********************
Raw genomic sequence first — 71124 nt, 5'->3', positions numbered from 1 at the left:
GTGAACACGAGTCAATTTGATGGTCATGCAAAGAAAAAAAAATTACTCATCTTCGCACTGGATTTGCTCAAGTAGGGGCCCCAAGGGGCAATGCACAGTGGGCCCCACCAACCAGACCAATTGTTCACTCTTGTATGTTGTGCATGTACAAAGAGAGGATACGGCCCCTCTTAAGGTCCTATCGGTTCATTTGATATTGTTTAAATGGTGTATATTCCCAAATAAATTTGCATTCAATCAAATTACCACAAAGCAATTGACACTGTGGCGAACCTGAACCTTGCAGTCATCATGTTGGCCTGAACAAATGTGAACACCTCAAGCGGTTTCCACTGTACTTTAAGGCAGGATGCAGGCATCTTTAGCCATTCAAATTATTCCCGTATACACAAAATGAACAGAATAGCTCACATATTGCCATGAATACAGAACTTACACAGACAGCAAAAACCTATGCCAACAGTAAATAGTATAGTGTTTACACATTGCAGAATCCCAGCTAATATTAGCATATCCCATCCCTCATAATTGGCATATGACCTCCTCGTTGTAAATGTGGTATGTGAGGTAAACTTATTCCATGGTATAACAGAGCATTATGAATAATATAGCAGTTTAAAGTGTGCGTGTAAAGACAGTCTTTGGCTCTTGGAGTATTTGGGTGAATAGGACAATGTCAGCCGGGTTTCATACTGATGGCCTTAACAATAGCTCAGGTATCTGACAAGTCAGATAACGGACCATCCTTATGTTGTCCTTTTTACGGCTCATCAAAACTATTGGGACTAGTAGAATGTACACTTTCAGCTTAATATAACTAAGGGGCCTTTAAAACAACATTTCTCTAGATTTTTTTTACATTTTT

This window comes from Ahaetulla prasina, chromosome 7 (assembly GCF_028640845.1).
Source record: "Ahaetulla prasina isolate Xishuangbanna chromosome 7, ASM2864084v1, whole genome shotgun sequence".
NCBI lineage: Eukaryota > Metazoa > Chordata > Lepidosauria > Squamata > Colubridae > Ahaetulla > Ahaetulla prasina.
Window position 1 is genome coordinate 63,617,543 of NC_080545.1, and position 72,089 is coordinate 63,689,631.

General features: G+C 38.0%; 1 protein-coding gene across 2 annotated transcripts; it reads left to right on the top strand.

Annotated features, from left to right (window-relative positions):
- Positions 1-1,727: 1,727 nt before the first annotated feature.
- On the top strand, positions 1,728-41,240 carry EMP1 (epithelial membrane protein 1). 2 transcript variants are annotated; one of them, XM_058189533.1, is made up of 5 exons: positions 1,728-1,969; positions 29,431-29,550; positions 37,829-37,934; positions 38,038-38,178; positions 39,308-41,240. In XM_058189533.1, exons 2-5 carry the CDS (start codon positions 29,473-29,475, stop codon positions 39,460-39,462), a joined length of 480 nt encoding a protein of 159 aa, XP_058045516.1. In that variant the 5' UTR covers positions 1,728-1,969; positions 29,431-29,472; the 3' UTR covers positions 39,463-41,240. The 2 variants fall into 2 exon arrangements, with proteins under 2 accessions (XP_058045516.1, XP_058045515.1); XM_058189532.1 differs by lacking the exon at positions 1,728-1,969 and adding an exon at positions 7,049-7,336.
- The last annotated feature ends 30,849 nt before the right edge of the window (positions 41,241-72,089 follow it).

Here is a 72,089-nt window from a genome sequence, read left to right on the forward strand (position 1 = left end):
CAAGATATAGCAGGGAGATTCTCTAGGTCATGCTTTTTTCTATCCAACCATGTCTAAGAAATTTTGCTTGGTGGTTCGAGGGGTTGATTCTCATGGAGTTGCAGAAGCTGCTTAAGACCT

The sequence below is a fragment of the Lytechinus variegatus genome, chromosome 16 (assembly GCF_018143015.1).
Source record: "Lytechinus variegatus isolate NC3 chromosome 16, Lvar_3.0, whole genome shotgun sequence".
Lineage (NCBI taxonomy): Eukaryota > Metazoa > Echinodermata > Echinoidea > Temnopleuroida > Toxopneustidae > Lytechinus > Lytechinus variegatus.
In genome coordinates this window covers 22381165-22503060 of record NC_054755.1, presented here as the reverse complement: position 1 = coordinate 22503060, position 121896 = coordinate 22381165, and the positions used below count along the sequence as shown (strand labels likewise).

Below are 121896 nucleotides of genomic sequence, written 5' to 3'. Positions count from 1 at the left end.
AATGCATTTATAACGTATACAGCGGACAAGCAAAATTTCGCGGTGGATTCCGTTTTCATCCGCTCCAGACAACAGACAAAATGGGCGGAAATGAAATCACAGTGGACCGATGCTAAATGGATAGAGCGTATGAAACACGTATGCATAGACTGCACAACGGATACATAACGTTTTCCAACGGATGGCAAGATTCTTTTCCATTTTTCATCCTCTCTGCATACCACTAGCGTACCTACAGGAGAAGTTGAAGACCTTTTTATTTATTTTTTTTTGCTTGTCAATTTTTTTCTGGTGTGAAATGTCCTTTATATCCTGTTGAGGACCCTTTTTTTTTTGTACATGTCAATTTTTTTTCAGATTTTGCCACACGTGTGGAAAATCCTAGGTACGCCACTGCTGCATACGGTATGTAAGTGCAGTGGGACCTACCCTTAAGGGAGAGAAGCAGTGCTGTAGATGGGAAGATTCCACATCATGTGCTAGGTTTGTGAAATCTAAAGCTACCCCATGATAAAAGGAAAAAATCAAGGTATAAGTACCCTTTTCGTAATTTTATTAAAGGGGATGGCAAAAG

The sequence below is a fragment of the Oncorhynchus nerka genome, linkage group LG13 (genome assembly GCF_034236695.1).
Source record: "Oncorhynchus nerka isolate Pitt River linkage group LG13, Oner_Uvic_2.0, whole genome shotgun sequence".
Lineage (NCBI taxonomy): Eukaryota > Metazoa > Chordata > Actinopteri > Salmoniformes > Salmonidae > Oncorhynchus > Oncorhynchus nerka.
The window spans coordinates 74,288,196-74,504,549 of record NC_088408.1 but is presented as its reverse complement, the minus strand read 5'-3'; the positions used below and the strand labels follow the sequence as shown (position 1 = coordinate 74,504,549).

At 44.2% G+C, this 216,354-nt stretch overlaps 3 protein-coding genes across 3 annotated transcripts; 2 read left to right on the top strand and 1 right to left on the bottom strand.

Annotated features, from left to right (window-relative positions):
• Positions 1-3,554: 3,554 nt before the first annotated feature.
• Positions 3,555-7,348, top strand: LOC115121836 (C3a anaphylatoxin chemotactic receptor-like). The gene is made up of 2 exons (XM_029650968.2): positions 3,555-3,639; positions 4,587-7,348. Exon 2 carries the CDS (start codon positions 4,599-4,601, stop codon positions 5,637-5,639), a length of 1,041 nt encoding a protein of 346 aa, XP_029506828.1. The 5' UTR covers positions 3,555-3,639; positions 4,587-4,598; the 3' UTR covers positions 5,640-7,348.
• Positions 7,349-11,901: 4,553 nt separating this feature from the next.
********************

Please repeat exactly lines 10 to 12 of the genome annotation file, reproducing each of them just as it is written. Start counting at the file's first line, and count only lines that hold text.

- On the top strand, positions 1,728-41,240 carry EMP1 (epithelial membrane protein 1). 2 transcript variants are annotated; one of them, XM_058189533.1, is made up of 5 exons: positions 1,728-1,969; positions 29,431-29,550; positions 37,829-37,934; positions 38,038-38,178; positions 39,308-41,240. In XM_058189533.1, exons 2-5 carry the CDS (start codon positions 29,473-29,475, stop codon positions 39,460-39,462), a joined length of 480 nt encoding a protein of 159 aa, XP_058045516.1. In that variant the 5' UTR covers positions 1,728-1,969; positions 29,431-29,472; the 3' UTR covers positions 39,463-41,240. The 2 variants fall into 2 exon arrangements, with proteins under 2 accessions (XP_058045516.1, XP_058045515.1); XM_058189532.1 differs by lacking the exon at positions 1,728-1,969 and adding an exon at positions 7,049-7,336.
- The last annotated feature ends 30,849 nt before the right edge of the window (positions 41,241-72,089 follow it).

Here is a 72,089-nt window from a genome sequence, read left to right on the forward strand (position 1 = left end):